There is a rising trend to replace synthetic fields with natural grass. When a high-profile institution like the University of Arkansas, for example, changes out its synthetic turf football field to go back to natural grass (in this case, Tahoma 31 bermudagrass), it’s indicative of what is going on all over the country. I think it’s because of the multiple sports injuries that can be inflicted by a synthetic field. We just saw a backlash from the NFL Players Association in September when they demanded that the NFL swap all of its synthetic fields back to natural grass. These are devastating injuries that could end a player’s career. It’s no wonder we are seeing a natural grass resurgence.
The change from synthetic turf to natural grass is happening in soccer, too. When the USA vs. Mexico International Friendly tournament was played in September of 2019 at MetLife Stadium in East Rutherford, N.J., (home of the N.Y. Giants), the league insisted the stadium cover the artificial turf with natural grass. Tuckahoe Turf sod farm installed Tahoma 31 bermudagrass on top of the synthetic turf, the teams played the game, and then Tuckahoe Turf rolled up the sod and removed it the day after the game. They took the sod back to the farm and planted it in the field again.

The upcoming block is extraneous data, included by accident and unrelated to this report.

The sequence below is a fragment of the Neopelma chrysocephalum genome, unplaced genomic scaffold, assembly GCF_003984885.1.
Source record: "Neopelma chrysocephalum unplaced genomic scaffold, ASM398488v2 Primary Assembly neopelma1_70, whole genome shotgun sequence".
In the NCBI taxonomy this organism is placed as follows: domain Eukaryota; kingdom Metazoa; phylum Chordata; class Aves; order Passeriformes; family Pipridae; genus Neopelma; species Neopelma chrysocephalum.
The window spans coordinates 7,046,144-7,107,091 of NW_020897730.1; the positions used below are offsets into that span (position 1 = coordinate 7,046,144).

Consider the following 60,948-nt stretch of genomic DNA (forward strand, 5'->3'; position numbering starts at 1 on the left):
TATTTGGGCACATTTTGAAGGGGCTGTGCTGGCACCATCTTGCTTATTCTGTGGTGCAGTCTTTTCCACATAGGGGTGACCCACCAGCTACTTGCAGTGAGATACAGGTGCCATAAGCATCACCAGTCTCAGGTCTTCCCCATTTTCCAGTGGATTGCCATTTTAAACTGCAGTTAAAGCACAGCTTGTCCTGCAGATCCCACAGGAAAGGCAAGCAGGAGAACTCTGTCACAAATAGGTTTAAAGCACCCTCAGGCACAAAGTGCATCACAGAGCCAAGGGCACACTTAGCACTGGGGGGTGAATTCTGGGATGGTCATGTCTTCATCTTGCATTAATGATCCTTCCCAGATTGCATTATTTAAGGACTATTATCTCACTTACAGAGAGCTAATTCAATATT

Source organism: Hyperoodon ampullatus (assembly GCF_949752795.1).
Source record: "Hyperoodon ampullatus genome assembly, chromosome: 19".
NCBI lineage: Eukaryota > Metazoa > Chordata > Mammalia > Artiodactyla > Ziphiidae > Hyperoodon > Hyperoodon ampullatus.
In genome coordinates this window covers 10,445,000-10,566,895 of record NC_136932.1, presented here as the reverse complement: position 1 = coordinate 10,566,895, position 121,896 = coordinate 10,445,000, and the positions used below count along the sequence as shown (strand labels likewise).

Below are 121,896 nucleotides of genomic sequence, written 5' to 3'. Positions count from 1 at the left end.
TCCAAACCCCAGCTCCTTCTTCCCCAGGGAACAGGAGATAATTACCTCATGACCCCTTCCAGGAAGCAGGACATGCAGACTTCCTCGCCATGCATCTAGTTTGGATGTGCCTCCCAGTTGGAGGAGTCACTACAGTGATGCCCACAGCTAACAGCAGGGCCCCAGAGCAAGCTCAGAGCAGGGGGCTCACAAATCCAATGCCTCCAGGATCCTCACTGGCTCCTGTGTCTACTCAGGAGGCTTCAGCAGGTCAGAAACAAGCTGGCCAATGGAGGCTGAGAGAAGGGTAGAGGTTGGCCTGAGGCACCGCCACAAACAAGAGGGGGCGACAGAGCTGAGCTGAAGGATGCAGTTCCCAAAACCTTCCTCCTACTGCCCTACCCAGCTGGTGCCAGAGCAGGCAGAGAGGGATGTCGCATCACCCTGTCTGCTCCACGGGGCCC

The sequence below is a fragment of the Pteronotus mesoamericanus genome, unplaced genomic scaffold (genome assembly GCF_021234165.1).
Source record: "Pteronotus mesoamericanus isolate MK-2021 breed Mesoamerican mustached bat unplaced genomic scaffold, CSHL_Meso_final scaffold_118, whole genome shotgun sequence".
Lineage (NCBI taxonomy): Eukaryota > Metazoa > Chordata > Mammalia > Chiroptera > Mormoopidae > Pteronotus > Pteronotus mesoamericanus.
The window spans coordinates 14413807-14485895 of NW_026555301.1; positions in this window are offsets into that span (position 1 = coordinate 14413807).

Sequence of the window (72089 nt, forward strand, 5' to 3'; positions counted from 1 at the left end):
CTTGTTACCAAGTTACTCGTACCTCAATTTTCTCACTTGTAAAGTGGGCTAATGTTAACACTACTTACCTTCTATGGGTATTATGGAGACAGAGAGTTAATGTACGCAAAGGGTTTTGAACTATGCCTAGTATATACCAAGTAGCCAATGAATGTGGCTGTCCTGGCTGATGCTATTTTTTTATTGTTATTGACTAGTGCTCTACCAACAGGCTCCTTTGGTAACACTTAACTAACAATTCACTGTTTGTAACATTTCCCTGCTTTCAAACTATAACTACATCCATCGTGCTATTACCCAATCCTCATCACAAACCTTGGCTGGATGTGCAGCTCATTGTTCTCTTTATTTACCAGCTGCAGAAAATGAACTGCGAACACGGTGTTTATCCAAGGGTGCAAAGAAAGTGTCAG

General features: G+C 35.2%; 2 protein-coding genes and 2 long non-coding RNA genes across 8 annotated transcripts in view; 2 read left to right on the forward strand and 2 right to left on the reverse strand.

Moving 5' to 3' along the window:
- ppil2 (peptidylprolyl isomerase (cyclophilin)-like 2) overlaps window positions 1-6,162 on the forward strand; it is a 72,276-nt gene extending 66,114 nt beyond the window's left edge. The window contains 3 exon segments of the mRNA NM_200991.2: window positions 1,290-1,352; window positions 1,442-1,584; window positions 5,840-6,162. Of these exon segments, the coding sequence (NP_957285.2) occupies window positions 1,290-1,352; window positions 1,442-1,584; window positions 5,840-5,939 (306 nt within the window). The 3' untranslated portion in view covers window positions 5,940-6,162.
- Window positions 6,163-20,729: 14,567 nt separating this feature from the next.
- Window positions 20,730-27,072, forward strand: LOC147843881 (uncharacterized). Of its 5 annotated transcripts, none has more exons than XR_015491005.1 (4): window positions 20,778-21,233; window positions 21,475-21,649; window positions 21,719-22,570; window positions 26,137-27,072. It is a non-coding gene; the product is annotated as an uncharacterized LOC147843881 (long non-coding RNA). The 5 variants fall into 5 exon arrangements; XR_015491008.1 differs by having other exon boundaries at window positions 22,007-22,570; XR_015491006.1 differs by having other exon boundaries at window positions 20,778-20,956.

A big trend we are seeing is that new fields and renovations are leaning toward installing warm-season grasses in historically cool-season grass areas. Where you’d traditionally see bluegrass or fescue, one of the warm-season grasses that we are really seeing a lot of success with in what I would call cool-season locations, is Tahoma 31. They’re installing Tahoma 31 on those fields, whereas historically it might have been bluegrass.
The change to warm-season grasses in what had been solidly cool-season regions is happening everywhere. It’s happening in Ohio. It’s happening in Indiana. I see it in those areas, mostly on soccer fields and high school football fields at this time. It’s happening internationally as well. It’s happening in Japan where they’re taking out cool-season grass sports fields in northern Japan and putting in Tahoma 31. So it’s not just the Mid-Atlantic or Midwest, It seems to be almost a worldwide trend.